I very clearly remember my quandary in trying to determine exactly when the Lunar Module touched down based on what I was hearing and seeing on television, so I wouldn’t set my Eagle down on the floor until the real thing happened – a lesson that sticks with me every time I’m on the radio describing a launch. Never say liftoff until you see the rocket lift off.
After the landing the relatives went home, I took a brief nap, and then I was plopped on the floor in front of the color TV, wearing my red pajama bottoms and a white t-shirt as Bubble Up pop was poured down my throat to help keep me awake.
When Neil stepped onto the surface, my dad took a picture of me watching the TV. Years later, in 1985, when I was a student at Embry-Riddle in Daytona Beach, I travelled to Tallahassee to speak to the National Commission on Space and met Neil Armstrong for the first time. After the session, alone in the hallway, I remember talking to him more about aviation and the X-15 than I did his adventures as an astronaut. I think he liked that and we wound up spending some great quality time together.
He was even more intrigued when I showed him that slide my dad took, and asked him to sign the border. He did so with a smile and told me that was probably the most unusual thing he was ever asked to autograph. Of course, this was years before e-bay and his decision to stop signing things. That slide is the most treasured of my space mementos.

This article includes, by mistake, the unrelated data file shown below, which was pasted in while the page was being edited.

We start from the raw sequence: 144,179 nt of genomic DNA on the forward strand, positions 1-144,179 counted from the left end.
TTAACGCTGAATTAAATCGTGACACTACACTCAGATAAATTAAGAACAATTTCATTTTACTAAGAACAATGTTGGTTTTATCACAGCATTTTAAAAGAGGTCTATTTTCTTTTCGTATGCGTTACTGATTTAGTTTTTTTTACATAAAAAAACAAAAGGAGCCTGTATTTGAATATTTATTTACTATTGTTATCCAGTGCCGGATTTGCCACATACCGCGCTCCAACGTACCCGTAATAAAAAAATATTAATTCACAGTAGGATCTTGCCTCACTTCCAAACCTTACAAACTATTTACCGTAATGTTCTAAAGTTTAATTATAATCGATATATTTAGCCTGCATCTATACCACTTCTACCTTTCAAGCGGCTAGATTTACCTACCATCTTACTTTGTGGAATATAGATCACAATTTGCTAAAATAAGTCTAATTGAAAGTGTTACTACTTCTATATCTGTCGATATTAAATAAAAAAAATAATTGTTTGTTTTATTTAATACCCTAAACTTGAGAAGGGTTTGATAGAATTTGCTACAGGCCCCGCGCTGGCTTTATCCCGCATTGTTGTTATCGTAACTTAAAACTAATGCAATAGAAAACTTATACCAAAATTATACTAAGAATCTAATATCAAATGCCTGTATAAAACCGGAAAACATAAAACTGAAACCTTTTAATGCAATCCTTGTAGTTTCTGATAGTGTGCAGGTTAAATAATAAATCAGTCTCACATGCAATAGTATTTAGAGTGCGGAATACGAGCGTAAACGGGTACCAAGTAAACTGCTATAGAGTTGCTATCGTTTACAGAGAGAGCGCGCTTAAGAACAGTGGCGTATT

I was fortunate to be able to work with Neil a number of times after that through a variety of connections in the years that followed, and I experienced his personality first-hand.
Yes he was private, and a reluctant hero, and shunned any notion of capitalizing on his place in history – believing truly and sincerely that he didn’t deserve any of the attention; that his steps on the Moon were the result of the hard work of some 400,000 people who were the true heroes of the space program.
But in being private and keeping to himself, that didn’t mean he was cold, or aloof, or snobbish. He was approachable, gracious and always displayed the gentle kind manners of a person who grew up in a rural Midwest setting.
With Neil’s passing on Saturday, the official statements and comments came fast and furious.
President Obama said, “Neil’s spirit of discovery lives on in all the men and women who have devoted their lives to exploring the unknown – including those who are ensuring that we reach higher and go further in space. That legacy will endure – sparked by a man who taught us the enormous power of one small step.”
Apollo 11 command module pilot Michael Collins said, “He was the best, and I will miss him terribly,” simple words that prove once again why Mike is one my favorite astronauts of all time.
Perhaps you’ve already read of it, but the best comment of the day, and the one that truly wraps up in one nice package all you need to know about Neil Armstrong, and how you and I both should respond to the news of his passing, came from his family’s official statement, released through NASA, and which concluded by saying:
“For those who may ask what they can do to honor Neil, we have a simple request. Honor his example of service, accomplishment and modesty, and the next time you walk outside on a clear night and see the moon smiling down at you, think of Neil Armstrong and give him a wink.”